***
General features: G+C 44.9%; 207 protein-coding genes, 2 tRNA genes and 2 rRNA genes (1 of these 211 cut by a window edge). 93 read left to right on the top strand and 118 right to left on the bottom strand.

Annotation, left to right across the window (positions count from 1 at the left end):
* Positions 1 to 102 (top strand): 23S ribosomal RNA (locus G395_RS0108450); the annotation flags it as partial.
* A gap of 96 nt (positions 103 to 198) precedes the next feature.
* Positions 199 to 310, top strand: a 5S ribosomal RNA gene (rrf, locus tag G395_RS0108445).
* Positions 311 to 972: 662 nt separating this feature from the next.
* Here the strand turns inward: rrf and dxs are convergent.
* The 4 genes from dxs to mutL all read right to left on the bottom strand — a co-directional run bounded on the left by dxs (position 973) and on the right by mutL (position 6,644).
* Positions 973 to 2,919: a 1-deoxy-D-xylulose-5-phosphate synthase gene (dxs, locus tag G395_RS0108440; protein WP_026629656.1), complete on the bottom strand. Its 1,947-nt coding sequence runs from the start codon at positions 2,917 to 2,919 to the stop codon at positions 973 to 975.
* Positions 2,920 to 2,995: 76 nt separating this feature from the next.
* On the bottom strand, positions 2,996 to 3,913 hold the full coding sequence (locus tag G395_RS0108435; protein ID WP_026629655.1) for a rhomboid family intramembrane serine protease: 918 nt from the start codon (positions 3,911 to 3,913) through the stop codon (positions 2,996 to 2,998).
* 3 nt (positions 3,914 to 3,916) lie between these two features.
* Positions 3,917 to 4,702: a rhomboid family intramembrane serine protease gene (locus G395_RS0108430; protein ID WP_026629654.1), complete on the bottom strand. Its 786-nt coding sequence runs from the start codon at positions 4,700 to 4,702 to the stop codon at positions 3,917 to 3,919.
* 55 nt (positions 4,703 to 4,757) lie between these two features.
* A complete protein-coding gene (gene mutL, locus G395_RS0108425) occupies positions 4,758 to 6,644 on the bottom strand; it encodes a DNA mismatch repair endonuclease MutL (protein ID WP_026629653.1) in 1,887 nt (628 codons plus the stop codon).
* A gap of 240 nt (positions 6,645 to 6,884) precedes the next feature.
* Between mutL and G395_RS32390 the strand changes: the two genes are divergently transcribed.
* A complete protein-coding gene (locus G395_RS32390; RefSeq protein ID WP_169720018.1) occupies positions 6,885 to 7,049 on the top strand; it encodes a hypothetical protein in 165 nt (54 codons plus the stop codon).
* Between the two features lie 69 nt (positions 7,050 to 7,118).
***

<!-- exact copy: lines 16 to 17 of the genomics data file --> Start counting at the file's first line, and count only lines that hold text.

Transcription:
* A gap of 240 nt (positions 6,645 to 6,884) precedes the next feature.
* Between mutL and G395_RS32390 the strand changes: the two genes are divergently transcribed.